Similar differences between computer numeric sorting and alphabetic sorting occur in Danish and Norwegian (aa is ordered at the end of the alphabet when it is pronounced like å, and at the start of the alphabet when it is pronounced like a), German (ß is ordered as s + s; ä, ö, ü are ordered as a + e, o + e, u + e in phone books, but as o elsewhere, and behind o in Austria), Icelandic (ð follows d), Dutch (ij is sometimes ordered as y), English (æ is ordered as a + e), and many other languages.
Usually the spaces or hyphens between words are ignored.
Languages that used a syllabary or abugida instead of an alphabet (for example, Cherokee) can use approximately the same system if there is a set ordering for the symbols.
Another form of collation is radical-and-stroke sorting, used for non-alphabetic writing systems such as Chinese hanzi and Japanese kanji, whose thousands of symbols defy ordering by convention. In this system, common components of characters are identified; these are called radicals in Chinese and logographic systems derived from Chinese. Characters are then grouped by their primary radical, then ordered by number of pen strokes within radicals. When there is no obvious radical or more than one radical, convention governs which is used for collation. For example, the Chinese character for "mother" (媽) is sorted as a thirteen-stroke character under the three-stroke primary radical (女).
The radical-and-stroke system is cumbersome compared to an alphabetical system in which there are a few characters, all unambiguous. The choice of which components of a logograph comprise separate radicals and which radical is primary is not clear-cut. As a result, logographic languages often supplement radical-and-stroke ordering with alphabetic sorting of a phonetic conversion of the logographs. For example, the kanji word Tōkyō (東京), the Japanese name Tokyo can be sorted as if it were spelled out in the Japanese characters of the hiragana syllabary as "to-u-ki-yo-u" (とうきょう), using the conventional sorting order for these characters.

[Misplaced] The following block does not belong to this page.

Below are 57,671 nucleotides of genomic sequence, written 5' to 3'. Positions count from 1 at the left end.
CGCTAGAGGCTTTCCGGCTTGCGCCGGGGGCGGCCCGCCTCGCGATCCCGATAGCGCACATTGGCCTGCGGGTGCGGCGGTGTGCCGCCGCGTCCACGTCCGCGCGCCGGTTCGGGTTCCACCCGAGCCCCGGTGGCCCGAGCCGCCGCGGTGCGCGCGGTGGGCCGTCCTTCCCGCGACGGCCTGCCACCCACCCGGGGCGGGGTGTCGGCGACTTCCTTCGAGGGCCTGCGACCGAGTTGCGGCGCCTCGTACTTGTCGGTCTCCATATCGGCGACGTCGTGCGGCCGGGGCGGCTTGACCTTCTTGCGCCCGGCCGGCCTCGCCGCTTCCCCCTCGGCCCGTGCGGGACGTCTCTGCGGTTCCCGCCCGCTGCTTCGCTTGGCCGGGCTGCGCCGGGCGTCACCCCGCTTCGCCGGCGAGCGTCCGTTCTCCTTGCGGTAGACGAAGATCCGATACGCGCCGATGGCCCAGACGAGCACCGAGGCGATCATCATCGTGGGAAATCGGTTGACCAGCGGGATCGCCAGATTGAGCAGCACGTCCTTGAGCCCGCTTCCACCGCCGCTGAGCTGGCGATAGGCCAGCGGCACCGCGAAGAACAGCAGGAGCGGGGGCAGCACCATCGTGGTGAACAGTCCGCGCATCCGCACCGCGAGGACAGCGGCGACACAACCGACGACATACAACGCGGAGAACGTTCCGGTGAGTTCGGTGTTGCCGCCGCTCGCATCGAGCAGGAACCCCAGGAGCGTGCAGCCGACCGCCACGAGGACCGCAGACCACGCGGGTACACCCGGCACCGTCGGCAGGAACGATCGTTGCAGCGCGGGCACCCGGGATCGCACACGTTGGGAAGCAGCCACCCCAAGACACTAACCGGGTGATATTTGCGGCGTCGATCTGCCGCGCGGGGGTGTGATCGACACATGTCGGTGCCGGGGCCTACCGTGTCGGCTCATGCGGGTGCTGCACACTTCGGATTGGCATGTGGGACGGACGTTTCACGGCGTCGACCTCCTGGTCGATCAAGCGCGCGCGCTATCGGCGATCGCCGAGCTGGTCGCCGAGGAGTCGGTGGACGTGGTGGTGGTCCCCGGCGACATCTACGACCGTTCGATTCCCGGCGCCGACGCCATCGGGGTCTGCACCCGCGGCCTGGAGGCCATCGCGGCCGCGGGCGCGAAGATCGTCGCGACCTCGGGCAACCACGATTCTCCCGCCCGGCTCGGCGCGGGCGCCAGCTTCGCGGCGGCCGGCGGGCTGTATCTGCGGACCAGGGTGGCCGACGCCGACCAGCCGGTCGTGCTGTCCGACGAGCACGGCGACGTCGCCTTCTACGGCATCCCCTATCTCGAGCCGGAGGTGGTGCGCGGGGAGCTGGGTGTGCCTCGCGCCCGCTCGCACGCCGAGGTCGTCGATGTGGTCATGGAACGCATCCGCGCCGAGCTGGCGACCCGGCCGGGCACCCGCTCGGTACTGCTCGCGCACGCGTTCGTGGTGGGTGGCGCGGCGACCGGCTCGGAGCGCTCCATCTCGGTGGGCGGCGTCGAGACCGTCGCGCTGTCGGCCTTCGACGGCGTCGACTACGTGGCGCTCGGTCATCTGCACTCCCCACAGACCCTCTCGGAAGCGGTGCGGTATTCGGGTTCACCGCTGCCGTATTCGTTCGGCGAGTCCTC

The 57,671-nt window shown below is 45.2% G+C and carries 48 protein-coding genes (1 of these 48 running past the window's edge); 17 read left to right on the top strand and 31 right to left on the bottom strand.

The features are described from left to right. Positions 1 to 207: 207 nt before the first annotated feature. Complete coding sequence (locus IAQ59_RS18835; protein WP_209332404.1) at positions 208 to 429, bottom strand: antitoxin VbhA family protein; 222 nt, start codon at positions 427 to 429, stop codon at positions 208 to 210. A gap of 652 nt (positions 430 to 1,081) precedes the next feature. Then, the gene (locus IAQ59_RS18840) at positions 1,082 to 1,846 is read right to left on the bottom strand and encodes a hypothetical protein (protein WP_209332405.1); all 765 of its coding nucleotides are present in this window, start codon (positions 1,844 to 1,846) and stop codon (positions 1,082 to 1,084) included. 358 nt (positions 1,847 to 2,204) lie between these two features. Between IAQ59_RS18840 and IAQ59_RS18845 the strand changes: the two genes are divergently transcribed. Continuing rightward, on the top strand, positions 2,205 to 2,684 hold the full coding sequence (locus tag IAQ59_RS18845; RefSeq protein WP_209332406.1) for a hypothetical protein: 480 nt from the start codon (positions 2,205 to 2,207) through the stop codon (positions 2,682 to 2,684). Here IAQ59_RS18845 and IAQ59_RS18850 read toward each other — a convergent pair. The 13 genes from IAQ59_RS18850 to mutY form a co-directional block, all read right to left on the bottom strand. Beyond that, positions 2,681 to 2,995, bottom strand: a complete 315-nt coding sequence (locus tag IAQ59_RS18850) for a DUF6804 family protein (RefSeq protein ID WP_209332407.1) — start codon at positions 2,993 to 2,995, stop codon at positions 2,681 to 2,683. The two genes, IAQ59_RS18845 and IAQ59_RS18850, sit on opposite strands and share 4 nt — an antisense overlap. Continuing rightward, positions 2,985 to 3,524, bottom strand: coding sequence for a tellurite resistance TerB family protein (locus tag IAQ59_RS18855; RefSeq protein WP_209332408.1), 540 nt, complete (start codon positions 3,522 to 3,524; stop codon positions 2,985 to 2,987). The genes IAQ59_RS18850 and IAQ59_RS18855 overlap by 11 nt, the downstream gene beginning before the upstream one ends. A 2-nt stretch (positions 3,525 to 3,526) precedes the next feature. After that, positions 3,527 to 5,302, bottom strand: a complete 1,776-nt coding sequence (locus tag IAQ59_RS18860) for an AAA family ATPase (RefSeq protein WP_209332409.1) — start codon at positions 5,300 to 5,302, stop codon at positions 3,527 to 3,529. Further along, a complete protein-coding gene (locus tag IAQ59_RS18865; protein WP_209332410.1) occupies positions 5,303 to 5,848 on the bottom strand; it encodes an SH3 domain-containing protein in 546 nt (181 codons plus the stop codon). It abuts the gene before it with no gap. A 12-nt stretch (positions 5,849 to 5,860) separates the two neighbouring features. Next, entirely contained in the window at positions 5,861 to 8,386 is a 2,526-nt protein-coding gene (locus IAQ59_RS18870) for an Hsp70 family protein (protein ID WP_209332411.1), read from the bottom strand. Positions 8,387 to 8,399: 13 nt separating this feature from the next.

Nevertheless, the radical-and-stroke system is the only practical method for constructing dictionaries that someone may use to look up a logograph whose pronunciation is unknown.
In addition, in Greater China, surname stroke ordering is a convention in some official documentations where peoples' names are listed without hierarchy.
When lists of names or words need to be ordered, but the context does not define a particular single language or alphabet, the Unicode Collation Algorithm provides a way to put them in sequence.
In typography and in the writing of scientific articles etc, such things as headers, sections, lists, pages etc., one might use alphabetical numbering instead of numerical numbering. However, this does not always mean that the full alphabet of a particular language is used. Often alphabetical numbering—or enumeration—only uses a subset of the full alphabet. E.g. the Russian alphabet has 33 letters, but typically only 28 are used in typographical enumeration (and for instance Ukrainian, Belarusian and Bulgarian Cyrillic enumeration shows similar features). Two Russian letters, Ъ and Ь, are only used for modifying the preceding consonants—they naturally fall out. The last three could have been used, but mostly aren't: Ы never begins a Russian word, Й almost never begins a word either, and it is perhaps too much alike the И—and also a relatively new character. Ё is also relatively new and much debated—sometimes in proper alphabetical sorting letters on Ё are listed under Е. (These "rules" are of course moderated, again, e.g. in phone catalogs, where foreign (non-Russian) names may frequently begin with Й or Ы.) This alludes to a simple fact: alphabets are not only tools for writing. And letters are often kept in an alphabet of a certain language even though they are not used in writing, not least because they are used in alphabetical enumeration. For instance, X,W,Z are not used in writing the Norwegian language, except in loanwords. Still they are kept in the Norwegian alphabet, and used in alphabetical lists. Likewise, earlier versions of the Russian alphabet contained letters which only had two purposes: they were good for writing Greek words and for using the Greek counting system in its Cyrillic form.